- The ability to customize open-source, “do-it-yourself” automated insulin delivery (AID) systems may make them more effective at controlling blood glucose than conventional sensor-augmented insulin pumps, according to a study published last month in The New England Journal of Medicine.
- That conclusion is underpinned by the results of a 97-subject clinical trial that found people with Type 1 diabetes who used the AID system spent more time in the target range.
- The AID system consisted of an open-source artificial pancreas that runs on Android devices, a DANA-i insulin pump and a Dexcom G6 continuous glucose monitor.
Medtech manufacturers are developing closed-loop artificial pancreas systems, although the pace of progress has lagged the expectations of parts of the diabetes community, leading some people to tackle the challenge themselves. The result is a free, open-source algorithm known as OpenAPS and an associated app for Android mobile devices, AndroidAPS.
To evaluate the technology, researchers in New Zealand randomized 97 patients with Type 1 diabetes, including 48 children, to use the AID system or the Dexcom G6 CGM with high and low glucose alerts and an insulin pump, either the preproduction DANA-i used in the do-it-yourself group or their usual pump.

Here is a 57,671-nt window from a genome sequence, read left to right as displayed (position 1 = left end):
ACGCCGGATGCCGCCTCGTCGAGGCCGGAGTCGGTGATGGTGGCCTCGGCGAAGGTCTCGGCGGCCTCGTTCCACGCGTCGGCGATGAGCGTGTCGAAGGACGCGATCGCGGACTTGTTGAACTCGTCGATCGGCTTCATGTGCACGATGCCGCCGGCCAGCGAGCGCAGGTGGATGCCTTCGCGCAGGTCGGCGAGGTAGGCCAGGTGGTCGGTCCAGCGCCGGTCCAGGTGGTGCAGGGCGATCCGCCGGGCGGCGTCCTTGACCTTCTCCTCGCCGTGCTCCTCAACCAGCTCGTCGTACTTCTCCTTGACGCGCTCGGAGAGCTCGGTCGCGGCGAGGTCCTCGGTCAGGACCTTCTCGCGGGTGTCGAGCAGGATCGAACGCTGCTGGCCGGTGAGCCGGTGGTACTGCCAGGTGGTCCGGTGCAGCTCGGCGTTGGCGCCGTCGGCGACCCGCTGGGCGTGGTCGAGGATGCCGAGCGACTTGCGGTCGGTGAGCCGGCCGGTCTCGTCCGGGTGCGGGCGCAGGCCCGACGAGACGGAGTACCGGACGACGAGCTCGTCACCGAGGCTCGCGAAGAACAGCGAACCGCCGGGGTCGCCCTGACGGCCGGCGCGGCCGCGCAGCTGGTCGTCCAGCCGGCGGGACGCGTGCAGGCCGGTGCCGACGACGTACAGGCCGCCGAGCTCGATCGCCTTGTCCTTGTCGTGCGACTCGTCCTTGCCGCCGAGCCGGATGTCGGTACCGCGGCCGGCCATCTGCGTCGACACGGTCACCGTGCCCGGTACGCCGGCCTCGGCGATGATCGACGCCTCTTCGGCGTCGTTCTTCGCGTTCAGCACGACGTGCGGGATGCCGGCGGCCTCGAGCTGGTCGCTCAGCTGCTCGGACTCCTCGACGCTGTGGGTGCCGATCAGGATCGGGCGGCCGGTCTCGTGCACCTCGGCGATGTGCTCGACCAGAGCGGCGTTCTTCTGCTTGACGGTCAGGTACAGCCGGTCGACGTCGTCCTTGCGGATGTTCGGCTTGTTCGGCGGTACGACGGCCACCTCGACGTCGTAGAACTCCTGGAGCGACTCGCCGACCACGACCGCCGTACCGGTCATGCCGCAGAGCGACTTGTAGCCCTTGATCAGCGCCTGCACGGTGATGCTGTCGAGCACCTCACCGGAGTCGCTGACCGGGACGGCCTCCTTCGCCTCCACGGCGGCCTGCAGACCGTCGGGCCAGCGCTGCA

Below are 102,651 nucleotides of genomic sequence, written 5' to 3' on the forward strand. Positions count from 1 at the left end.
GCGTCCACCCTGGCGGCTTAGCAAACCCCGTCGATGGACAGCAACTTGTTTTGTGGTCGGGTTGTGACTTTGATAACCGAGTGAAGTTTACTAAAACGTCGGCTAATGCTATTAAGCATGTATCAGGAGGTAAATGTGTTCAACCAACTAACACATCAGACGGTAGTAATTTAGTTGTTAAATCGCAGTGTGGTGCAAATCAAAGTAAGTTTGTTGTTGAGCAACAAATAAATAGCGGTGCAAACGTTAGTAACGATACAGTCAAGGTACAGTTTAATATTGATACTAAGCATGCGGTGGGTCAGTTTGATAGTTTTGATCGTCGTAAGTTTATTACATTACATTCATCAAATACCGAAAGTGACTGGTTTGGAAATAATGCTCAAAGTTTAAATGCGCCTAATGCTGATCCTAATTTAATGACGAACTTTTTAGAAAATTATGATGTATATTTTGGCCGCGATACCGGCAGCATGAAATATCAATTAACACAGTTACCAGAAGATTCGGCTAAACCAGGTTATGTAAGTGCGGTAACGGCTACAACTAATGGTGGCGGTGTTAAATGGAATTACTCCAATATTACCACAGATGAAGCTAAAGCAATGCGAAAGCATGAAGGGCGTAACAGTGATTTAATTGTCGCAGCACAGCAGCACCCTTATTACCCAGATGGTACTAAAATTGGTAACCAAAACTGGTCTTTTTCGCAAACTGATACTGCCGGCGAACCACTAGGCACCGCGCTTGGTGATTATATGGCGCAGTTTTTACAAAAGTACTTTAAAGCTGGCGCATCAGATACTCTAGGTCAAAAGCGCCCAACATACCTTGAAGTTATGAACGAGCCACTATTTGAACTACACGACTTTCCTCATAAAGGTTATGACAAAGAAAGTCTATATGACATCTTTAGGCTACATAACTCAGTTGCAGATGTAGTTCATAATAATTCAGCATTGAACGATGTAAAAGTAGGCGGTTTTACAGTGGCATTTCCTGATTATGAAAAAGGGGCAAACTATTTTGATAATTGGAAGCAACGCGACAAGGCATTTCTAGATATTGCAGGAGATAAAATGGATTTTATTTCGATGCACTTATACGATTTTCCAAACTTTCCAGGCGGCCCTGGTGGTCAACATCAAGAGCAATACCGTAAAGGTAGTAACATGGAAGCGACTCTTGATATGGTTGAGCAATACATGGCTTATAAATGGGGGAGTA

After 24 weeks, the mean time in target range increased 10 percentage points in the AID group while falling in the control cohort, resulting in a statistically significant 14-percentage-point difference between the two arms. The difference caused the trial to hit its primary endpoint. Patients in the AID group spent 3 hours and 21 minutes more in the target range per day than their counterparts in the control group.
The investigators didn’t record any severe hypoglycemia or diabetic ketoacidosis in either group. Two patients in the AID group, one child and one adult, withdrew from the trial because of connectivity issues and frustration with the trial devices. The authors of the NEJM paper said “hardware malfunction rather than algorithm performance was the main burden on patients in the AID group.”
“Open-source AIDs may be more customizable and more widely available than commercial systems, though these potential benefits should be balanced against possible difficulties configuring open-source systems, lack of regulatory approval, and limited trial data,” a physician not connected to the study wrote in an accompanying editorial.